Every country has its own way of setting the Christmas dinner menu. But Italy, divided into regions, provinces and locals all with their own distinct identities and cultures, has an even more eclectic array of traditions concerning the Christmas dinner (or even Christmas Eve lunch). Swide has a selection of some of them…
Italy’s kaleidoscope of Christmas traditions
Aside from Pan de Toni, or Panettone, the typical Christmas dessert, people from Lombardy serve different dishes at Christmas, together with torrone. Christmas lunch menu includes: jellied capon (castrated rooster), Cremona mustard. Stuffed pasta is the queen: pumpkin tortelli traditional to Mantova and Cremona, casoncei (casoncelli), a special kind of filled pasta from North-central Italy, traditional to Brescia and Bergamo, and much more.
Here, almost more important than the Christmas lunch, is the Christmas Eve dinner. They celebrate it with a vegetarian meal (to Catholics Christmas Eve is a fast day, when meat is forbidden): tortelloni, greens filled pasta, and cappelletti (a tiny handmade filled pasta served in broth), the main course is stewed eel or fried fish. For Christmas lunch the menu gets richer: cappelletti or tortellini in broth, boiled meat with sauces, cotechino from Modena…
Here was born St. Francis, the inventor of the Christmas nativity scene. Here too Christmas Eve is very important and is celebrated with many starters such as fried vegetables like broccoli, zucchini, carrots, artichokes but also apples. Broccoli and fish soups are the first courses, followed by fried baccala or stewed eel. For lunch, cappelletti with broth alone or with an egg added to it (which consists of a traditional dish “stracciatella”). Roasted meat or turkey stuffed with chestnuts and sausage constitutes the second. As a dessert, the delicious panpepato, from Terni, with almonds, hazelnuts, raisins, kneaded with chocolate, coffee, honey, flour.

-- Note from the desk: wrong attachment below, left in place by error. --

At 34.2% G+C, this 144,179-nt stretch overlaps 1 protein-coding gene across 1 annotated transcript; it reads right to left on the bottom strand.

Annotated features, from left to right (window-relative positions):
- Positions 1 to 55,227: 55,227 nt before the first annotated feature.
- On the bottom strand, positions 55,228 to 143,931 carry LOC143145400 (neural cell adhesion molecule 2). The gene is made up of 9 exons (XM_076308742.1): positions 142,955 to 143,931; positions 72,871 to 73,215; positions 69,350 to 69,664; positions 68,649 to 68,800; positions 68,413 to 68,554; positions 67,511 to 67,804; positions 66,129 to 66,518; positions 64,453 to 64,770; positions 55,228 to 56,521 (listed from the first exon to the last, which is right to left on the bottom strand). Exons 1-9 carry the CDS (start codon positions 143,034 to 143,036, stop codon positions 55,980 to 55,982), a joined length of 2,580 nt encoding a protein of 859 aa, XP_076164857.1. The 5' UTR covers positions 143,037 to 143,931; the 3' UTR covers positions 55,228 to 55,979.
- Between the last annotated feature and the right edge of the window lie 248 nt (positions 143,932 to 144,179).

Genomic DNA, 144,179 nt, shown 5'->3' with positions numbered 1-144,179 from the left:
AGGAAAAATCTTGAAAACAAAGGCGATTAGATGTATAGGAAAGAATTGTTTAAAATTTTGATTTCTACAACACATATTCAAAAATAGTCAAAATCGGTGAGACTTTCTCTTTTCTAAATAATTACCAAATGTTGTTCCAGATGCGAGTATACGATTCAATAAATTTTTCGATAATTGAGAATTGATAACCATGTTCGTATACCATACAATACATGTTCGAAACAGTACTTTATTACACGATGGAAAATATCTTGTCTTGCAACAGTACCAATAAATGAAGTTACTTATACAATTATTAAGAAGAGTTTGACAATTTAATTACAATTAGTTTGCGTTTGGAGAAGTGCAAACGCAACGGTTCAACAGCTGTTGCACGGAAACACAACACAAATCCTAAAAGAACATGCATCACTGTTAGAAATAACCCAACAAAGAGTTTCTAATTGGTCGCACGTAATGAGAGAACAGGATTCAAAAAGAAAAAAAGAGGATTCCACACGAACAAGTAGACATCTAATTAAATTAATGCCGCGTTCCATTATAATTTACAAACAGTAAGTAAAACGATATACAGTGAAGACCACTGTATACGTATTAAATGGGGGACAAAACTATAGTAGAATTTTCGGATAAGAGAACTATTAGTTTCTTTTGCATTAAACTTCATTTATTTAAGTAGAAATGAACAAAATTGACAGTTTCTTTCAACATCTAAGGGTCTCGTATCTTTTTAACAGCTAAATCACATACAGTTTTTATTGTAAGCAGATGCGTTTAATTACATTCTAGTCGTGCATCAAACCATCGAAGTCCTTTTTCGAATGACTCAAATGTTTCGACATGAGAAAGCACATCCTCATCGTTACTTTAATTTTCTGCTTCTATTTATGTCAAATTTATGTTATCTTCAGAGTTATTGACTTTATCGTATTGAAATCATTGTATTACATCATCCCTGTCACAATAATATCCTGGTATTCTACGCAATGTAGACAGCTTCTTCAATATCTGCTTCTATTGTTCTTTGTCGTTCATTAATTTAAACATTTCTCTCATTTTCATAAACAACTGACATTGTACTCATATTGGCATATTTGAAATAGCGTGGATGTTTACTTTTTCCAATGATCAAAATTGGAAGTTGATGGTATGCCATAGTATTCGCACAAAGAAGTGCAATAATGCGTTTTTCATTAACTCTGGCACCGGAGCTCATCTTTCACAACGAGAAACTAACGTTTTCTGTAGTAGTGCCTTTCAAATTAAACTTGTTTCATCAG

Pasta con le sarde, with sardines, is a traditional dish of the region served for Christmas, too, sarde a beccafico, salads with oranges and herring, meat with pancetta (an Italian bacon), and caponata, different fried vegetables, usually aubergene, seasoned with tomato sauce and onions. For dessert, mustazzoli (with almonds, cinnamon and cloves), and cubbàita” (a honey torrone made with hazelnuts or pistachios).
Tagged with: #ITALIAN FOOD
Thanks to a mix of Italian transplants and adventurous Americans, New Yorkers can enjoy Italian-style gelato that tastes so on point, closing one’s eyes just may transport one to Rome. Or Florence. Or any Italian city of one’s dreams. Swide shares where to find authentic Italian-style gelato in NYC.
Spaghetti in one the earliest examples of Italian street food and nowadays a gastronomic trend wants to take this homely dish, back to the street. Here’s more.